During surgery, the cancer is removed through an incision in the abdomen, along with a small length of normal colon on either side of the cancer. The nearby lymph nodes also are removed. The surgeon also checks to see if the cancer has spread. The two ends of the colon are then sewn back together.

Sometimes the surgeon cannot reconnect the colon. In this case, a new opening, or stoma, to the outside of the abdomen is created. The intestine is then connected to the stoma, where a bag is attached to collect body waste. This is called a colostomy. In most cases, a colostomy is only temporary. For most people, it is needed only until the colon or rectum heals from surgery. After healing takes place, the surgeon reconnects the colon and closes the stoma.

Open Surgery for Colon Cancer

During traditional open surgery, the surgeon makes an incision up to 12 inches long from the upper to the lower abdomen to view the colon and remove the diseased portions. Because of the nature of this highly invasive procedure, patients often face a long and difficult healing process that results in a hospital stay of at least a week, with recovery time ranging from six to eight weeks.

Minimally Invasive Procedures (MIP) for Colon Cancer

Advancing technology and research have transformed surgery for the treatment of colon cancer in recent years. In the past, most patients underwent open surgery for colon cancer. However, patients now have a second surgery option, laparoscopic surgery, also known as a minimally invasive procedure.

During a minimally invasive procedure for colon cancer, the surgeon makes a series of small incisions, from a quarter of an inch to four inches, in the patient’s abdomen. A small video camera, or scope, is placed in one of the incisions, providing the surgeon with a magnified view of the patient’s internal organs on a monitor. Surgical instruments are placed in the other incisions, allowing the surgeon to work inside and remove the diseased portions of the colon.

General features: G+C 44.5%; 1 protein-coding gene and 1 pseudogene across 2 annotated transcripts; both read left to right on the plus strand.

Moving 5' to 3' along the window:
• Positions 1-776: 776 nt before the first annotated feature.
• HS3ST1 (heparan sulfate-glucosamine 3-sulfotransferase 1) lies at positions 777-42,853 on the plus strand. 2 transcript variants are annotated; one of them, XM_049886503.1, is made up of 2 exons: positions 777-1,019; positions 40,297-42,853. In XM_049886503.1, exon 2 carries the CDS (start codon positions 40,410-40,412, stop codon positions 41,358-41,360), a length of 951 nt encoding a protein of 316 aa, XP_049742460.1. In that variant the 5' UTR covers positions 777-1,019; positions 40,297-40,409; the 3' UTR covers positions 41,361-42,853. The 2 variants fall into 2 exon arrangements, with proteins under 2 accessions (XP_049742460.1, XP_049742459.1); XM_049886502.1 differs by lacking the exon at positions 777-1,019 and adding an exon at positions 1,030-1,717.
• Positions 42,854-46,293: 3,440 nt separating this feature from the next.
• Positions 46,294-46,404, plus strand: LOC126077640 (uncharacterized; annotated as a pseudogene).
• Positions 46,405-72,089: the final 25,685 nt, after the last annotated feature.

Minimally invasive procedures for colon cancer have been shown to be as effective as open surgery while offering many benefits over the open procedure, according to a study published in the New England Journal of Medicine in May 2004. These benefits include:

Patients considering a minimally invasive procedure should consult with a surgeon who is experienced in minimally invasive techniques and has performed at least 20 laparoscopic colon resections for benign disease or metastatic cancer.

Factors that could preclude a patient from undergoing a minimally invasive procedure include obesity, prior abdominal surgery, dense scar tissue, bleeding problems during the procedure, and/or the surgeon's inability to visualize the organs.

  Open Surgery for
Colon Cancer
MIP for Colon
Hospital Stay 6 days 5 days
Pain Medication 4 days 3 days
Scar Up to 12 inches ¼ inch to 4 inches
Recurrence Rate Less than 1% Less than 1%
Survivability* 85% 86%
Operating Time 95 minutes 150 minutes

*Data gathered at 3 years post-surgery